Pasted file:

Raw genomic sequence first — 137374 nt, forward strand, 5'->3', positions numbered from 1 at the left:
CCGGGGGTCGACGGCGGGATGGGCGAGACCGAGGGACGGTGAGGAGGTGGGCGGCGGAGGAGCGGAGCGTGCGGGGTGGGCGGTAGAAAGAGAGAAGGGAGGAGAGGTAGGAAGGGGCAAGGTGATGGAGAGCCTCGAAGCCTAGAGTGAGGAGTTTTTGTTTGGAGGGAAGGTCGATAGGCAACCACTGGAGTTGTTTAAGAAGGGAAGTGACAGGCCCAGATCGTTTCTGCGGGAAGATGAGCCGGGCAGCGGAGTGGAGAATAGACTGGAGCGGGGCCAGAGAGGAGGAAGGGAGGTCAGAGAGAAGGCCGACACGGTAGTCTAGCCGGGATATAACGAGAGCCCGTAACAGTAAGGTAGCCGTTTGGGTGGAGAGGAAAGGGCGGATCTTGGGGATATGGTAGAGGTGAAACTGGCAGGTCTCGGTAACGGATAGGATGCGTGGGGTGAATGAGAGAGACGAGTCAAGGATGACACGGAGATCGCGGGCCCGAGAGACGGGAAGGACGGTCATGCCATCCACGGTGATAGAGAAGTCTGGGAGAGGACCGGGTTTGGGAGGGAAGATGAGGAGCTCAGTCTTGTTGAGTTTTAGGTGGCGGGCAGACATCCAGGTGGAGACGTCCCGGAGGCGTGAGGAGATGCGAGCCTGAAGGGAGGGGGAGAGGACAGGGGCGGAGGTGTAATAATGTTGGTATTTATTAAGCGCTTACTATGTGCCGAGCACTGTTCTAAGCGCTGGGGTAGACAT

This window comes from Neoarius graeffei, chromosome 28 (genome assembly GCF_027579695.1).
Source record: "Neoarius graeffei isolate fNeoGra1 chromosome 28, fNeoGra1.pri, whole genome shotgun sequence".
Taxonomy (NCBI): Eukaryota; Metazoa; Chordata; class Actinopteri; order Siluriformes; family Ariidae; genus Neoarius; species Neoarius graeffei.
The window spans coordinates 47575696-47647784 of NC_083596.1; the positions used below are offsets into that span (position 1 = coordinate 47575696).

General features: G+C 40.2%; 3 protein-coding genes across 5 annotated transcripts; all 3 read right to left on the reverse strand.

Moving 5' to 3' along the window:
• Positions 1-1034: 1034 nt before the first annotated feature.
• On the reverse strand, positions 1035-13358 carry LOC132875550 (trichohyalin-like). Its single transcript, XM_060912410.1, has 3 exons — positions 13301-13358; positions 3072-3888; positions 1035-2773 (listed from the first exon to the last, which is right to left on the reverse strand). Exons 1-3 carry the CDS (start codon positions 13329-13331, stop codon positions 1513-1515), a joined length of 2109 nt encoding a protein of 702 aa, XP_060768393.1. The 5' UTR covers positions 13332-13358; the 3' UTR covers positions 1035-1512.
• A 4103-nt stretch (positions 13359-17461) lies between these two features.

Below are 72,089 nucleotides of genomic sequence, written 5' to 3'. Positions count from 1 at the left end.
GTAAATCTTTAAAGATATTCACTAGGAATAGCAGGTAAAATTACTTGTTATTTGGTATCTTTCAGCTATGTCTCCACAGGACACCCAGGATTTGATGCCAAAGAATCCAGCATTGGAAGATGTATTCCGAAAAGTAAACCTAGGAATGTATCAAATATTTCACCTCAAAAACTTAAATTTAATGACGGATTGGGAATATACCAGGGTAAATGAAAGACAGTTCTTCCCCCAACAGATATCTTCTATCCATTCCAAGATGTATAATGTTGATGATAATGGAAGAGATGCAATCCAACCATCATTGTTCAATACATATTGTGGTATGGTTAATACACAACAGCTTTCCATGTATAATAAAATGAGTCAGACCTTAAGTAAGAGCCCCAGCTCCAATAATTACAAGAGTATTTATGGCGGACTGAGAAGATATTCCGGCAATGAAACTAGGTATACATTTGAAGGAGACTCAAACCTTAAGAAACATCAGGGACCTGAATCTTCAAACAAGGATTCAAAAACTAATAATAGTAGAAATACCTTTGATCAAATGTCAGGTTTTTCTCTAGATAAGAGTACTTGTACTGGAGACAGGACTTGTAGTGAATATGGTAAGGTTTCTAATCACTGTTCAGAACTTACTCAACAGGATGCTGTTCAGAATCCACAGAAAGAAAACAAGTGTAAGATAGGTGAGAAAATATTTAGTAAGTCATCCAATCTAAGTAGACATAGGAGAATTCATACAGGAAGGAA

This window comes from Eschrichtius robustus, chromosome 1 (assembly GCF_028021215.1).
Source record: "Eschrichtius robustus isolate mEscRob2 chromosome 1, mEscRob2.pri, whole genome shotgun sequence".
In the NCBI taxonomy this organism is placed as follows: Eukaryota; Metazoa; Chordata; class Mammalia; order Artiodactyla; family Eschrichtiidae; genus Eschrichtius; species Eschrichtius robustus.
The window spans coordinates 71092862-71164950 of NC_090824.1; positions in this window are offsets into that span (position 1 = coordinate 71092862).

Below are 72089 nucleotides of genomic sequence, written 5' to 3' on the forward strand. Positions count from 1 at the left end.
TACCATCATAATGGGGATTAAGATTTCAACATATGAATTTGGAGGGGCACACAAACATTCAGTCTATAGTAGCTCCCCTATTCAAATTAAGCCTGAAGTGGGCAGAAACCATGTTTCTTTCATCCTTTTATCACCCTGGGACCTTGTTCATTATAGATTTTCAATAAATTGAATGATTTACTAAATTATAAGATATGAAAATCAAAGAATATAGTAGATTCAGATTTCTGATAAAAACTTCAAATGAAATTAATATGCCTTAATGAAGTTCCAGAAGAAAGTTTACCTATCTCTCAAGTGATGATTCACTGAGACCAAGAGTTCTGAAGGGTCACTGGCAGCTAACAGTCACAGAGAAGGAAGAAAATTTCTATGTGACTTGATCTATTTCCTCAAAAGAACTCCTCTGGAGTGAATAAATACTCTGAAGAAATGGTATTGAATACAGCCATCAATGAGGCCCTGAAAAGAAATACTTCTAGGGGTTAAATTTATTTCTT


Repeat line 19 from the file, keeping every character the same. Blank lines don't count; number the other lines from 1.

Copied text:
TACCATCATAATGGGGATTAAGATTTCAACATATGAATTTGGAGGGGCACACAAACATTCAGTCTATAGTAGCTCCCCTATTCAAATTAAGCCTGAAGTGGGCAGAAACCATGTTTCTTTCATCCTTTTATCACCCTGGGACCTTGTTCATTATAGATTTTCAATAAATTGAATGATTTACTAAATTATAAGATATGAAAATCAAAGAATATAGTAGATTCAGATTTCTGATAAAAACTTCAAATGAAATTAATATGCCTTAATGAAGTTCCAGAAGAAAGTTTACCTATCTCTCAAGTGATGATTCACTGAGACCAAGAGTTCTGAAGGGTCACTGGCAGCTAACAGTCACAGAGAAGGAAGAAAATTTCTATGTGACTTGATCTATTTCCTCAAAAGAACTCCTCTGGAGTGAATAAATACTCTGAAGAAATGGTATTGAATACAGCCATCAATGAGGCCCTGAAAAGAAATACTTCTAGGGGTTAAATTTATTTCTT